Rather than put the focus on the act of Barbara’s continual eating, focus on something more important, like what about the sandwich was so remarkable it had to be included in the story.
Barbara savors her cheesesteak as if it were her last meal. Nauseated by the stench of onions, Doug takes the dog for a walk.
Getting -ing Adjectives Right
First, make sure the adjective is attached to the right noun.
Considering Nigel’s allergies, the cat needed to find another home.
That’s a misplaced modifier. The cat isn’t considering Nigel’s allergies; the narrator is. This is correct:
Considering Nigel’s allergies, I needed to find the cat another home.
So what’s wrong with -ing words? Not knowing how and when to use them.
Now you know.
Bonus: Linking Verbs = Telling
You’ll see below that linking verbs (e.g. am, are, be, is, was, were, will) are included on the overused words list.
Again, linking verbs are fine in moderation.
A linking verb creates an equation, telling you more about a subject. This = This.
Ronald is mad.
Eliza is a gravedigger.
These sentences aren’t bad. Sometimes less is more, and sometimes summary is necessary. Showing isn’t always better than telling—you should only show that which is remarkable enough to be remarked upon. If Eliza’s a background character, and her occupation doesn’t affect the plot of your story, then I don’t want a scene of her digging up graves. Actually, I could see that being thrown in for comedic effect or foreshadowing, but that’s beside the point. Showing too much can be just as much of a problem as telling too much. Use linking verbs sparingly and intentionally.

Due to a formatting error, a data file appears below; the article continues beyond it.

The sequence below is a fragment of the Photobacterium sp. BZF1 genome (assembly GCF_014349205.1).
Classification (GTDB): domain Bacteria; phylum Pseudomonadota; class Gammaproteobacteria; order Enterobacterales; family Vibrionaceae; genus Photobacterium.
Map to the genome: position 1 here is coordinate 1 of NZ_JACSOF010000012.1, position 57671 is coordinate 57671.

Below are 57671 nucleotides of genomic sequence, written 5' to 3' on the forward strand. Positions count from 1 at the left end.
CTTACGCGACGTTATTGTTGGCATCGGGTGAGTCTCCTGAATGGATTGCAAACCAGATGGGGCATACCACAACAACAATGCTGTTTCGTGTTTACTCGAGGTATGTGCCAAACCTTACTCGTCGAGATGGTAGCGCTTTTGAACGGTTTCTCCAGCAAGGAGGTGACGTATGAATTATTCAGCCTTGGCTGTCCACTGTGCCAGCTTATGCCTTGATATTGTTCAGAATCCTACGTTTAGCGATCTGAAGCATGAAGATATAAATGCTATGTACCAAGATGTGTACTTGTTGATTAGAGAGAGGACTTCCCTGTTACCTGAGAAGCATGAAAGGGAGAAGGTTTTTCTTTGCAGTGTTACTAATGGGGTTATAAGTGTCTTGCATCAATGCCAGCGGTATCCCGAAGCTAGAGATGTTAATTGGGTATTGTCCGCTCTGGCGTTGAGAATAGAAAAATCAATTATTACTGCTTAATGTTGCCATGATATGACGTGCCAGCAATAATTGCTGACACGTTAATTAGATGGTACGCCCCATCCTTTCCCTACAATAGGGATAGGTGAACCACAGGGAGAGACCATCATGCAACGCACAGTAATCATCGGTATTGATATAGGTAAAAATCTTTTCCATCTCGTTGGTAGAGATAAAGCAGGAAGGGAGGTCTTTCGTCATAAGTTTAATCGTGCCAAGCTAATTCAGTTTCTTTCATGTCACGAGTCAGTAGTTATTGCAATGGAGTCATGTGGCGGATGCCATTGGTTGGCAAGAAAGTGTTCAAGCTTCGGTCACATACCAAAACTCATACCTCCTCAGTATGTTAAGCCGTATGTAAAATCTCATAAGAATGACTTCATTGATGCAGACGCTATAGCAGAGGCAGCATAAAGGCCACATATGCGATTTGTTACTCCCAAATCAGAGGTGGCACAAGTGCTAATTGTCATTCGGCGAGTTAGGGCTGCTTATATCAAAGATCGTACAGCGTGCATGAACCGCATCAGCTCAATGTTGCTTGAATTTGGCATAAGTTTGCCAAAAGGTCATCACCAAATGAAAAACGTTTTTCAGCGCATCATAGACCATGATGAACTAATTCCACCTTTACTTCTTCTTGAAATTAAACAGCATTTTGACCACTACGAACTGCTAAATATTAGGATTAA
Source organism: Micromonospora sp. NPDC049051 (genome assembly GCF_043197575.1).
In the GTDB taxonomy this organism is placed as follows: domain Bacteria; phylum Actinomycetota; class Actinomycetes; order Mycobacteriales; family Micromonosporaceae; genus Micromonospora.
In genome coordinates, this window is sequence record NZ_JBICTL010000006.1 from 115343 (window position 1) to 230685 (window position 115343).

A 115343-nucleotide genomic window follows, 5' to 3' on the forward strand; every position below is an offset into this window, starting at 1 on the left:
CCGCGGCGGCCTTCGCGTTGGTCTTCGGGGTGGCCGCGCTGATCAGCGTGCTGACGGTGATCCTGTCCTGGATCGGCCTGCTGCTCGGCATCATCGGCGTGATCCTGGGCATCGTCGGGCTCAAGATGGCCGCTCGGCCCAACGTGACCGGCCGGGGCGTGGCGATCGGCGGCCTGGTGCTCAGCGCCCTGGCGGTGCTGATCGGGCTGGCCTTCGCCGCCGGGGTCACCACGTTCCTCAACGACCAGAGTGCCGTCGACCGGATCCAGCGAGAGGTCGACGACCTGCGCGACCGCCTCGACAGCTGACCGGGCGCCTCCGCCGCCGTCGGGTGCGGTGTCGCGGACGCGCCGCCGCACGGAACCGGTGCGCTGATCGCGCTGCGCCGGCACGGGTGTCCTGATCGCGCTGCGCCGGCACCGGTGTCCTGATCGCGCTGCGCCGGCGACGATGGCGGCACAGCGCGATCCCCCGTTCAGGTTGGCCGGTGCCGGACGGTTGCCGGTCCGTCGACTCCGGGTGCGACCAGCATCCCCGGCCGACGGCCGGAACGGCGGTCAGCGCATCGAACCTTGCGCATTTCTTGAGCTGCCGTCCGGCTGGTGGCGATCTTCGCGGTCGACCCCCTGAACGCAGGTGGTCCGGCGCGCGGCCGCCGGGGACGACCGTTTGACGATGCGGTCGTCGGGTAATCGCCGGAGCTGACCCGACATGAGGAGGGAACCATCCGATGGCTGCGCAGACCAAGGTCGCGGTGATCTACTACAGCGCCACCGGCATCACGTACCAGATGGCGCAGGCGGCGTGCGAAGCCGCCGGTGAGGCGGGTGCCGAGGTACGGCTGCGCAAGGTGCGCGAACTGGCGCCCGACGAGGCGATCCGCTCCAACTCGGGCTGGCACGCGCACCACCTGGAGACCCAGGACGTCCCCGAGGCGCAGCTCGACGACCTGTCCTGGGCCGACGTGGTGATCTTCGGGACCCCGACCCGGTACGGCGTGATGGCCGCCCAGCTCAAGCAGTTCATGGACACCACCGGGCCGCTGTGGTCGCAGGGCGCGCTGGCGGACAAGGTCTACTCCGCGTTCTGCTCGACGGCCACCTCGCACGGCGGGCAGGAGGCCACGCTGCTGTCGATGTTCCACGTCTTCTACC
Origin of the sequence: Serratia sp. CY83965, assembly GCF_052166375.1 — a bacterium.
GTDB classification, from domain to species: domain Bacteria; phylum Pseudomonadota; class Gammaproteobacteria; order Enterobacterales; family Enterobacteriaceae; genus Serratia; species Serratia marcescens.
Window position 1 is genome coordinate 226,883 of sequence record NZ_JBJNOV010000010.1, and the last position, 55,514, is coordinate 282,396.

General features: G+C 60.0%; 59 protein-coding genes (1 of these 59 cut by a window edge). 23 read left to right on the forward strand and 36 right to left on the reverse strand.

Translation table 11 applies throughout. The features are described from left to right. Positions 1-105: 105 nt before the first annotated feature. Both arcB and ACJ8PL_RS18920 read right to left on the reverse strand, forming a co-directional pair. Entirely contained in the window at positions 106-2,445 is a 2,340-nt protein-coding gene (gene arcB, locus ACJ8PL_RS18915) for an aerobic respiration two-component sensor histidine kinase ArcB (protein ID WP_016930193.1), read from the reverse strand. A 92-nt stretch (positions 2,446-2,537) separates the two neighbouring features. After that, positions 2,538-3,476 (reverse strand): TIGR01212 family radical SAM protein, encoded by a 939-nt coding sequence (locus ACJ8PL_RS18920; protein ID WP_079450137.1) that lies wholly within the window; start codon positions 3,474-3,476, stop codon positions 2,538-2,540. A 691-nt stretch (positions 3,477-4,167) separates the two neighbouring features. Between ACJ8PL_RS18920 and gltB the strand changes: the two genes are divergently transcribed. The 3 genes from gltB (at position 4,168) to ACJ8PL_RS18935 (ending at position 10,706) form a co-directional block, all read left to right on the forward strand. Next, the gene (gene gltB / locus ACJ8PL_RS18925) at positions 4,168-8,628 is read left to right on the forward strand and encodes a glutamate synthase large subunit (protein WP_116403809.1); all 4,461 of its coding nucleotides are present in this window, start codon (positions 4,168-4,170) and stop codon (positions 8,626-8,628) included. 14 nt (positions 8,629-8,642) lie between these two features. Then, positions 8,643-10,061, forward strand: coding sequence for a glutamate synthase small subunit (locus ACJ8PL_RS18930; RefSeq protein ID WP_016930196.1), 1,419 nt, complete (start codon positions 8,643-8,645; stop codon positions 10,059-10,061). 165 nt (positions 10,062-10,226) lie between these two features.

Bonus: Expletive sentences are passive.
Expletive sentences are ones that start with “it” or “there” and a linking verb. In expletive sentences, the “it” and “there” are abstract and veil the true subject. This is not an expletive: “The tiger’s ears twitched. It was listening.” We know what “it” is; it’s the tiger.
This is an expletive:
It was scary to think about her mother.
Compare that with this:
Her mother was scary to think about.
Both use linking verbs to tell us something. The latter is stronger because it has a concrete subject. You can get rid of the linking verb entirely if you’re willing to change subjects:
Thinking about her mother scared me. (telling)
Whenever Yuri thought about her mother, his eye twitched involuntarily. (showing)